Divers descend down a hole, on top of the shallow reef, into a huge cavern, 28m / 92ft deep. Natural light filters down from the vertical shaft above, providing excellent silhouette shots. The cavern it's self is approximately a 10 to 12 minute swim from beginning to end, then opens out onto the wall. Divers will find the traditional White Tip Shark along the wall, as well as Turtles, Black Snapper and Eagle Rays. The dive ends on top of the wall, where there is a labyrinth of channels and swim throughs. A flash ligh is highly recommended for this dive. ( a photo of this one)
A mellow dive with very little current, Ngemblis has a gently sloping wall that is simply covered with coral of all varieties. White Tip and Black Tip Sharks cruise by, as well as Batfish and Turtles. Nudibranchs, Fire Dart Gobys and occasionally Octopus can be found living amongst the coral. (photo of soft corals and small stuffs)
A simply fantastic dive. As divers approach the mouth of the channel, Grey Reef Sharks gather in Abundance as well as White Tip Sharks, Big Eye Trevally and if you're lucky, a Manta Ray or Hammerhead Shark. A stop is usually made at the mouth of the channel to watch the action. After a 10 minute stop, divers drift with the current up the channel, spotting Sharks and Tuna along the way. About halfway through the dive, divers will come across one of the largest forms of Lettuce coral in the world. The dive ends in a huge sandy basin, with Tuna and hunting Sharks gathering in abundance. Visibility is always good and the coral is simply vibrant.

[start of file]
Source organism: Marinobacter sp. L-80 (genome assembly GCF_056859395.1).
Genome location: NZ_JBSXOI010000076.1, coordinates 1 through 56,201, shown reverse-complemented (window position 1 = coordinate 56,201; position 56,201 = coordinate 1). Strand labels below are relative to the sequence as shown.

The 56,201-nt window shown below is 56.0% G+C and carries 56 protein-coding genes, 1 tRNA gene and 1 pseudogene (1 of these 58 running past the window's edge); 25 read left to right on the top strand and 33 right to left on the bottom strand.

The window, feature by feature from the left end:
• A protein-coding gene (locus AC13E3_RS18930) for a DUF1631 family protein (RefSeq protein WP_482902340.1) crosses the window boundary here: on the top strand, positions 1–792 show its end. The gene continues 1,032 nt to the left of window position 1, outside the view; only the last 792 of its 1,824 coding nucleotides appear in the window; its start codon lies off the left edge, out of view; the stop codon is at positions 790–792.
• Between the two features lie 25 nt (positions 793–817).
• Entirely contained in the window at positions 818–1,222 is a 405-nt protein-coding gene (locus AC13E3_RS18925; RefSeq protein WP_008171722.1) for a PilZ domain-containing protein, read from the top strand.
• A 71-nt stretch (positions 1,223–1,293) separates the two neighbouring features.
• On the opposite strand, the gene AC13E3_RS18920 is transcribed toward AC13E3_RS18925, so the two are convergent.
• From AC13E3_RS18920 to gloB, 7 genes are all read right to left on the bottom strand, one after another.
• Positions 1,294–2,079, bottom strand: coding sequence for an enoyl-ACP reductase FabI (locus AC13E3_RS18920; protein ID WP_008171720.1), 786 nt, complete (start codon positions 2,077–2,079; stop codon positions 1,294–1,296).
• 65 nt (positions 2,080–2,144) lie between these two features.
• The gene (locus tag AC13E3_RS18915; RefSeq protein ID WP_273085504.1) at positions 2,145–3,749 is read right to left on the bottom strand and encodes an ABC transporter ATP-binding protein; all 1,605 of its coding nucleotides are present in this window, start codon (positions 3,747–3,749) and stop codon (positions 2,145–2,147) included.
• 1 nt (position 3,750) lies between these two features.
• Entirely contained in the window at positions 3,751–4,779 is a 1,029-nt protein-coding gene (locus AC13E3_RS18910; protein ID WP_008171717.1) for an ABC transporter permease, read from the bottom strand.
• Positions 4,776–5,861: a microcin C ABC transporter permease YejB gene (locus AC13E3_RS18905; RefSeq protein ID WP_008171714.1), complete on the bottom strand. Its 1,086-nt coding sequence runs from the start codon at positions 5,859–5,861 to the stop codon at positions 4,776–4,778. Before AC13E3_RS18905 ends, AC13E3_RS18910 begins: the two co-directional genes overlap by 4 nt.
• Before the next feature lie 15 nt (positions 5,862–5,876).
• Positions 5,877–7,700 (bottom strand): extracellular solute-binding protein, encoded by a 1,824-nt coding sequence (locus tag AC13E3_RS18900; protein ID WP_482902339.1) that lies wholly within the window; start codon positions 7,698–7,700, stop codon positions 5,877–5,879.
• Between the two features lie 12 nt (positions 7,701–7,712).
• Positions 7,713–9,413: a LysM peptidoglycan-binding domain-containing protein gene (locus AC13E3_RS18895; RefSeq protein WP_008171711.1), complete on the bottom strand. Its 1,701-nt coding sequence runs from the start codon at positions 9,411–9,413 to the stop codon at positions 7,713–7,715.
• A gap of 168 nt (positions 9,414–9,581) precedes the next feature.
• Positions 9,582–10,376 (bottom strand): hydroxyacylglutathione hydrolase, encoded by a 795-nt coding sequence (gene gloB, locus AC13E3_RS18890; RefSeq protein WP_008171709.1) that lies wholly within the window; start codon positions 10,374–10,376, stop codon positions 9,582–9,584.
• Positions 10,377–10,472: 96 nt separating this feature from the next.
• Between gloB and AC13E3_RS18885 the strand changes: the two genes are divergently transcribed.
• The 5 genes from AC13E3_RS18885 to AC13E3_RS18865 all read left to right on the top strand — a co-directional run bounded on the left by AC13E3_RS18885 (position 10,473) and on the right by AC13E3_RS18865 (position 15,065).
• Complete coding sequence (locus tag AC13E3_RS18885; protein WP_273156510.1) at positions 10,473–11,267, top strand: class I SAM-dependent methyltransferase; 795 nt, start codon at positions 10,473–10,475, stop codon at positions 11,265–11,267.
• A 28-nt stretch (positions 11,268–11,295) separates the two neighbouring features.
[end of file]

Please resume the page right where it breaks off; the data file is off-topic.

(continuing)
A 2 minute boat journey from Ulong Channel. This is a dive down a section of vertical wall, to the entrance of a large tunnel that cuts straight through the reef. Divers can often find a large school of Big Eye Trevally circling below them, just inside the entrance. Once inside, there is enough light, but if you'd like to make the most out of the soft corals and small fish that can be found, bring a flash light. Upon nearing the tunnel exit, sleeping White Tip Sharks can be found, as well as plenty of small life, Fire Dart Gobys, Long Nose Hawkfish and Lionfish. The dive finishes along the wall where Grey Reef Sharks cruise past.
A simple drift along the wall amongst schools of Pyramid Butterfly fish, leads to a section of reef that juts out. Napolean Wrasse, Grey Reef Sharks and schools of Red Tooth Trigger fish gather here in the gentle currents. After a stop along the edge of the wall to watch the action, divers drift over the shallow plateau that is covered in coral. Clown Trigger fish and small grouper can often be found amongst the corals.
A wall dive where Napolean Wrasse, Turtles and Sharks are commonly seen, as well as an abundant supply of Pyramid Butterfly fish and Yellow Tailed Fusiliers. Current depending, the dive usually ends as a drift dive along the plateau on top of the wall where White Tip Sharks can commonly be seen.
Blue Corner in minature. The dive will start along the wall, eventually coming to a large corner jutting out from the reef. Divers will usually hook in at this point to check out the action. A drift over the top of the plateau will follow with a safety stop, usually over the top of the reef. Grey Reef Sharks are found in abundance on this dive, as well as, large Napolean Wrasse, Snapper, clouds of Pyramid Butterflyfish, and Emperor Angelfish can be found along the wall. On top of the Plateau, Yellow Margin Trigger fish and Barracuda gather. A number of shallow gullies are on top of the reef and if you look closely enough, Leaf Scorpionfish can be found here. New Drop Off can have very strong, unpredictable currents however, which makes it quite an advanced dive.